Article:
This is one of the widely known snacks of Karnataka, perhaps also
popular in other parts of South India. It is fairly easy to prepare,
but needs some initial patience and effort. A trial on a week-end
is suggested. KODU means Horn (like that of a cow) and BALE means
flour (slightly coarse, gives more crispy touch)
Red chili powder
Jeera (cumin seeds)
Dried & crushed curry leaves
White sesame seeds
Salt to taste
Oil to fry
Proportion is for 500 gms of rice flour, put in a handful of each
of the other ingredients (except chili powder, ooh, just a table
spoon of that would do).
the rice flour, red chili powder, salt, butter (one quarter piece
of the commercially available pack), and all the above ingredients
in the dry form.
Knead with hand to ensure that butter gets uniformly mixed in the
At this stage some people prefer to put 1 or 2 red chilies in hot
oil, take out after 1 minute, cool, powdered by hand and mix with
the dry flour. This gives a traditional flavor to KODUBALE.
Also, freshly grated coconut gives a much better taste than the
dry coconut powder available in stores.
If using fresh coconut, save the coconut water, to mix the dough.
This enhances the taste.
procedure : The proper method is not to mix water to the flour all
at once, but to sprinkle, enough to make a handful of wet dough
at a time, finish that and proceed again.
So, mix water to a portion of the dough (preferably at the centre),
mix it to a semi-wet paste (not as wet as a chappathi/bread dough
- remember - rice flour does not have the stickiness of wheat and
stays together more loosely, held by ingredients).
Take a lemon sized ball and start rolling on a cutting board.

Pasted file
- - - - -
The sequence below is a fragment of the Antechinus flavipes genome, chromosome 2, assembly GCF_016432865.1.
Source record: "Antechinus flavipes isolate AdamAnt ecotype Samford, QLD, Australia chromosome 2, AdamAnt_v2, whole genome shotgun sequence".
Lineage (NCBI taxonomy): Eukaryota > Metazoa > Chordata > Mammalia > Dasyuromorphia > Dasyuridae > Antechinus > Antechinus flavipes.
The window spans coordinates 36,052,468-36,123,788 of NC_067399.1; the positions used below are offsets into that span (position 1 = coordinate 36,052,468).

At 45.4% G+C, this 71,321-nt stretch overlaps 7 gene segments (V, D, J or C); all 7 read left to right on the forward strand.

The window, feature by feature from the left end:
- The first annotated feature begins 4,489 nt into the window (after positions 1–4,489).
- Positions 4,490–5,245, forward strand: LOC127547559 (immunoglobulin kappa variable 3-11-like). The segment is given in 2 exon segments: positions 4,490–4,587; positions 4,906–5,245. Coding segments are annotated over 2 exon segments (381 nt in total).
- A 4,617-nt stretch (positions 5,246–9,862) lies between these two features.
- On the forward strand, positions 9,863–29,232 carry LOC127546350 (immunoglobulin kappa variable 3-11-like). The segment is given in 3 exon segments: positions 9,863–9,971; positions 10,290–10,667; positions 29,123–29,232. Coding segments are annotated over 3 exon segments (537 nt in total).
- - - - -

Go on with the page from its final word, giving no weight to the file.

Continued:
The consistency should be sufficient to roll, but not too wet/soggy.
If the water is less, the rolled rod breaks. If this happens, add
a little water (coconut water if you have).
Remember, do not put too much pressure on the semi-wet dough, but
gently roll to form a smooth natural rod, rolling sideways to get
thickness of about the small finger on your hand.
When the rolled rod becomes 4 inches long, slowly turn around the
ends, join them to form a circle (like a bangle). The correct consistency
is that at the points of bending, small cracks may appear, but the
roll will not break.
Carefully hold it at the circumference and slide it alongthe Pan-edge
into hot oil.
Use medium flame to heat the Pan (BaNale or Kadayi).
Sunflower oil is preferable to others since it does not have any
odour of its own. The popular medium is unrefined groundnut oil.
Put in 5 to 6 Kodubale at a time and deep fry slowly till brown.
Use the back of stainless steel spoon or a wooden rod to lift them
thro' the centre hole.
To test consistency, break one after cooling; it must be crispy
with crumbs at the center.
If the butter is too much, the KODUBALE breaks into pieces after
getting into the hot oil.
If the water is too much, the KODUBALE becomes smooth and soft.
Lack of butter makes it pretty hard, which, many people do like.
Adjust your proportion, Khara (chili powder) etc by tasting one,
proceed with the further batches. It can be kept in bottles for
15 days to a month and eaten at tea time (all the time - for kids
:-), as experienced people will tell you). The right thing to have
on a rainy day; if it is a little on the hotter side (taste-wise)
it will go very well with beer :-)
KODUBALE, KODUBALE, KAASIGONDU KODUBALE (Kodubale - for a penny
each) is a song of the good-old times. May not be as cheap now,
but still is sold in all the bakeries - isn't it :-)
: The secret however is to use 1/4th of the rice four (one cup of
flour and 1/4 the cup of) kadalepoppu roasted and ground in dry
You should also use 1-4 teaspoons of butter or oil, a pinch of baking
soda, and salt.
Also, red chilies roasted in a drop of oil and powdered coarsely.
Mix every thing with water and roll and fry. I bet you know what
to do after this!